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Max Quayle

Maura MacNeil
PW 5010: Research Methods
Module 1: Essay 1
March 24, 2010

Σ k=Q2

The sum (Σ ) of all knowledge (k) equals the product of quantitative and qualitative methods

(Q2). The chalky dryness of counting forms, analysis, and the presentation of the equations and

theory of mathematical thought fade into the background as the characters—heroes and villains

alike—parade like mythological gods before the reader; each one brandishing his or her own

special power, each one having painstakingly carved a niche for themselves in the ever changing

story of arithmetic method. Math history is not for everyone, but as a topic which highlights the

distinctions between qualitative and quantitative research, it is a perfect fit. Within the labor of

this, and all research, these two complementary but opposing tools serve to divide all knowledge

along the well-traveled road of discovery.

At once a liberal art and a classic science, the history of mathematics is a practical blend of

hard-line facts and historical fuzz. The fact that math equations exist today, and can be shown all

the way back to ancient writings, speaks to quantitative reasoning—defined by Creswell as “a

means for testing objective theories by examining the relationship among variables”. This is

exactly what a theorem, postulate or mathematical fact does, and the equations that support such

theory produce quantities that by their nature are measurable (3). These variables in turn can be

duplicated by other researchers and become enmeshed in the language of the topic at hand. In

math history, for example, the ancient philosopher Pythagoras (c. 500 BC) is credited with

espousing a theory about a certain characteristic of right triangles: The square of the two shorter

sides of any right triangle, added together will always equal the square of the hypotenuse
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(longest side). Known as the Pythagorean Theorem, this fundamental mathematical relationship

(written as: a2 + b2 = c2) is baseline to thousands of lesser known but purely replicable related

problems—all of which are utterly quantifiable. Quantitative research is seen as the “traditional

mode of research”; it follows establish patterns and proven techniques, and it carries a certain

authority when applied correctly (Creswell 19).

As for the “historical fuzz”, evidence exists that show Babylonian architects were quite savvy

with the so-called Pythagorean Theorem a thousand years before young Pythagoras was even

conceived. This is a place where qualitative reasoning must be applied to make a real construct

around a real math truth. Creswell treats qualitative analysis with a broad brush, describing its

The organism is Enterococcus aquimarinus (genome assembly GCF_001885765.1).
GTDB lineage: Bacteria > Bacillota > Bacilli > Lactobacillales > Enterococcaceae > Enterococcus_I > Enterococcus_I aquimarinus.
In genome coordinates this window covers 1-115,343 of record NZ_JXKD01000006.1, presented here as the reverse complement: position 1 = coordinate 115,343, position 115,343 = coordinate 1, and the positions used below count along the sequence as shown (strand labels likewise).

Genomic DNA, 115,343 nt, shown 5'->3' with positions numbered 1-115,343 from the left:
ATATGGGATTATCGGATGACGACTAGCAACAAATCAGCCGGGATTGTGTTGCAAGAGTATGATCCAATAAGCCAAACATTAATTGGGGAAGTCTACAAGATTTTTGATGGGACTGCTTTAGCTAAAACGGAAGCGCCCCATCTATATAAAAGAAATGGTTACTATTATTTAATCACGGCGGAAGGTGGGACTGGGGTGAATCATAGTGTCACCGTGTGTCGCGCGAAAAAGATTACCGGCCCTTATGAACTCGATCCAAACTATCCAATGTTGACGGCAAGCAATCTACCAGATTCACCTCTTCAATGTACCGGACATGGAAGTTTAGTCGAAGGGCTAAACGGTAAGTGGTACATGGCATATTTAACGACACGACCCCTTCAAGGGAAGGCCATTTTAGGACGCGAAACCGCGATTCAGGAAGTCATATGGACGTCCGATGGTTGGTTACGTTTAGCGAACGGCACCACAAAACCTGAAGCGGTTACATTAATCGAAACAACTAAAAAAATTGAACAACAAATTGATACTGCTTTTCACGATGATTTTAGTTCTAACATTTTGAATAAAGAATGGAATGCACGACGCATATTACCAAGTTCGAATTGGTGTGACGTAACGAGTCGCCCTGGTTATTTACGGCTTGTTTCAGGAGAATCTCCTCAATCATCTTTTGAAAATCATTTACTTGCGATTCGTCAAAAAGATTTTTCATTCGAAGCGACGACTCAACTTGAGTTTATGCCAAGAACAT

application as “a means for exploring and understanding the meaning individuals or groups

ascribed to a social or human problem” (Creswell 4). In the case of who derived the great right

triangle theorem, qualitative research can start to make the case for ownership. Architectural

evidence can be literally viewed (albeit crumbling) and works of ancient writers may be analyzed

in order to date the earliest mention of the theorem. For our example, the existence of the

theorem can be dated, circumstantially, as before Pythagoras’ time. While none of these inquests

can be construed as empirical, persuasion—reasoned by relevant, related thought—will connote

which history is most likely to be accepted. Depending on the audience for which the research is

prepared, a qualitative approach can also help to build a case where hard facts are not available.

The text presses home the exploratory nature of qualitative research, pointing out that it applies a

framework for new topics that renders them manageable, particularly when “the researcher does

Coming together, I envision an interdependent relationship between these disparate yet

balanced techniques. On the one side, qualitative analysis can bring research to the point where
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quantitative measurements can be gathered. And where quantitative tables turn up short—at the

far edge of measurability—Qualitative tools are available to carry the crisp, gathered facts to the

next plateau of thinking. There seems to be little overlap between these two powerful analysis

techniques, making them all the more valuable when sifting diverse gathered data into categories

for packaging and presentation. As for the evolving history of mathematics, I am happy to report

that in the absence of empirical evidence, Pythagoras’ name will likely always be attached to the

theory he promoted, and the civilizations that used it before him will forever be admired for their

apparently keen foresight. The final analysis is surmised in the title to this short study:

Σ =Q2.

Work Cited

Creswell, John W. Research Design: Qualitative, Quantitative and Mixed Methods Approaches.